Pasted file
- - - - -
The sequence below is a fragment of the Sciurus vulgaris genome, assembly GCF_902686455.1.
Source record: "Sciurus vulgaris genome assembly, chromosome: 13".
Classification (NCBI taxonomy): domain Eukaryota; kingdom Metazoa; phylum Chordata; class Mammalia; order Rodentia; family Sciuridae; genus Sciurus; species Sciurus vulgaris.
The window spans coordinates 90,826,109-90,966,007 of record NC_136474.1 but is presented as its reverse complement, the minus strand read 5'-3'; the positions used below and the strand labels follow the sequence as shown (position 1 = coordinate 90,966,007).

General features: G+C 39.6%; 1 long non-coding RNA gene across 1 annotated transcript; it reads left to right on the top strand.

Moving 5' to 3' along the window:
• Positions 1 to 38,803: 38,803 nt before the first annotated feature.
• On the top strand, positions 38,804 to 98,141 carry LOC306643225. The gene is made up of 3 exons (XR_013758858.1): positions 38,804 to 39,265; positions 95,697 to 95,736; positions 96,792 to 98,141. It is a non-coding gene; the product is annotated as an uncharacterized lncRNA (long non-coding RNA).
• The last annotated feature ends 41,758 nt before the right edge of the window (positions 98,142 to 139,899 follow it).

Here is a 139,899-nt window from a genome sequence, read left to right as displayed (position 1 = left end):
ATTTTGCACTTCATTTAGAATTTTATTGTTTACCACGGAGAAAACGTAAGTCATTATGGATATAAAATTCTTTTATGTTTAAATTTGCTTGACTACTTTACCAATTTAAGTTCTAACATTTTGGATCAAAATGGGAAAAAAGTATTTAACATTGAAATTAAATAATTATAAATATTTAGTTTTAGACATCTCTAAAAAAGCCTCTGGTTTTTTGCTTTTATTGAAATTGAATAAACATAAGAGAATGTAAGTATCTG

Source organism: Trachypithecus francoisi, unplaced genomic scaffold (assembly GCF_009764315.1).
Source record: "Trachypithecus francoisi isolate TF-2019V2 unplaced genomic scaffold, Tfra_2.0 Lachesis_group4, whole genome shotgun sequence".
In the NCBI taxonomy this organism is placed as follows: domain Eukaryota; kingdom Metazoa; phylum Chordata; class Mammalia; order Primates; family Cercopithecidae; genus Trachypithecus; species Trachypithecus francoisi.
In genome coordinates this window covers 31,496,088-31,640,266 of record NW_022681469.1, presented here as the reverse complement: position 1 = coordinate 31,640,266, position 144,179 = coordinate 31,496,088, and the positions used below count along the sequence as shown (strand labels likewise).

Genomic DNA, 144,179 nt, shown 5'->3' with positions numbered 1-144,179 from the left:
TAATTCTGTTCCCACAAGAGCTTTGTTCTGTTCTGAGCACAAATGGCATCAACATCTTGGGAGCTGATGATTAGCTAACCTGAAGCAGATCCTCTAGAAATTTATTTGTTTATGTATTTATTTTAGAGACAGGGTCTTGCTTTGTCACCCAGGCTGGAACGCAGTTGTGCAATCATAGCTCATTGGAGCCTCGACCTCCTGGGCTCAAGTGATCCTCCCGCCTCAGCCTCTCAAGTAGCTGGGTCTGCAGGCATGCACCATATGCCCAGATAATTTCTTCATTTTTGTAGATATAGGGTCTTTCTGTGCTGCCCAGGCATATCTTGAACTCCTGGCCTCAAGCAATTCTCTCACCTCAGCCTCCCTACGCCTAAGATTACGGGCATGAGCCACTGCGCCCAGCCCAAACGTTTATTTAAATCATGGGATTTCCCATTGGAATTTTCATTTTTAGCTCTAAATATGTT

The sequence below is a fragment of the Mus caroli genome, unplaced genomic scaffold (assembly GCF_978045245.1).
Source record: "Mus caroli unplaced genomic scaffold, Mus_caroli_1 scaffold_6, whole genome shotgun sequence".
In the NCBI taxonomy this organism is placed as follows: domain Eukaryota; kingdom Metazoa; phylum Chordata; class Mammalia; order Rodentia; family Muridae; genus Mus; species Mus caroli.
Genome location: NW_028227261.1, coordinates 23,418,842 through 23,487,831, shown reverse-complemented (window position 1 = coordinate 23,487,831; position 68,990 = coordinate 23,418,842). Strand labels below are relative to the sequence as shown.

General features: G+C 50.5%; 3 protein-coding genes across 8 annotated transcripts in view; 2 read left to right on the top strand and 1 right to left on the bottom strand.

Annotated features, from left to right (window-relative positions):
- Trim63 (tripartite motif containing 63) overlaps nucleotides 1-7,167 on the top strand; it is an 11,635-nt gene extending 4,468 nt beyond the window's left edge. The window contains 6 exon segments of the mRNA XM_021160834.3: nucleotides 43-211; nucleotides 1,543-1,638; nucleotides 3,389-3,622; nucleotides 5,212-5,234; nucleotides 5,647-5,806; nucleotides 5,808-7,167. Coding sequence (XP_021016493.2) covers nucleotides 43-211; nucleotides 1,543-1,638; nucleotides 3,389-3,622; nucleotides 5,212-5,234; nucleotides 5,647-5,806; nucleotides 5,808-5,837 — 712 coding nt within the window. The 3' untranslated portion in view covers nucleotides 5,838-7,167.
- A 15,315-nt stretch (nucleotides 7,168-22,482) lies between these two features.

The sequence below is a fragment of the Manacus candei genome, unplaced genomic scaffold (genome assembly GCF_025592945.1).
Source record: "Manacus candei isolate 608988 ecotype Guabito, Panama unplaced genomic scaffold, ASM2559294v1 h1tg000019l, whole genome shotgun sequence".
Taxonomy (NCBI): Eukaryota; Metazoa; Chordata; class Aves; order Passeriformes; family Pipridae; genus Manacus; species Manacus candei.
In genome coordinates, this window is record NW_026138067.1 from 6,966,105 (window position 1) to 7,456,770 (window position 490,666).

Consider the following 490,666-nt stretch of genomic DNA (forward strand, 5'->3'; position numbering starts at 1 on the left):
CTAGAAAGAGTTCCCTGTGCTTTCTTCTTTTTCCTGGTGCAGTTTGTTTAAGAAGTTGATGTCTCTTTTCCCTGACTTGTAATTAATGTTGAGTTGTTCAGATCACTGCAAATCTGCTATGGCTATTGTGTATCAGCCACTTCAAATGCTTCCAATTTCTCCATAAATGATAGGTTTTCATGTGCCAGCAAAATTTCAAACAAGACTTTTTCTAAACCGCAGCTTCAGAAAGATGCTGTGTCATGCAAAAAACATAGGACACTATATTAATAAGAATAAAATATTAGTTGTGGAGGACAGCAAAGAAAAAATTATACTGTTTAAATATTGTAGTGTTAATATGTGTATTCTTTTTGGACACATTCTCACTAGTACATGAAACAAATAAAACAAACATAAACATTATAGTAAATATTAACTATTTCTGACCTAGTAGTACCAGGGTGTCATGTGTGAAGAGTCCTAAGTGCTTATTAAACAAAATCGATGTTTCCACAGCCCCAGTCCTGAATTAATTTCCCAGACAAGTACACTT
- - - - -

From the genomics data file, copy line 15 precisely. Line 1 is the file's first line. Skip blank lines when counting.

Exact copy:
In genome coordinates this window covers 31,496,088-31,640,266 of record NW_022681469.1, presented here as the reverse complement: position 1 = coordinate 31,640,266, position 144,179 = coordinate 31,496,088, and the positions used below count along the sequence as shown (strand labels likewise).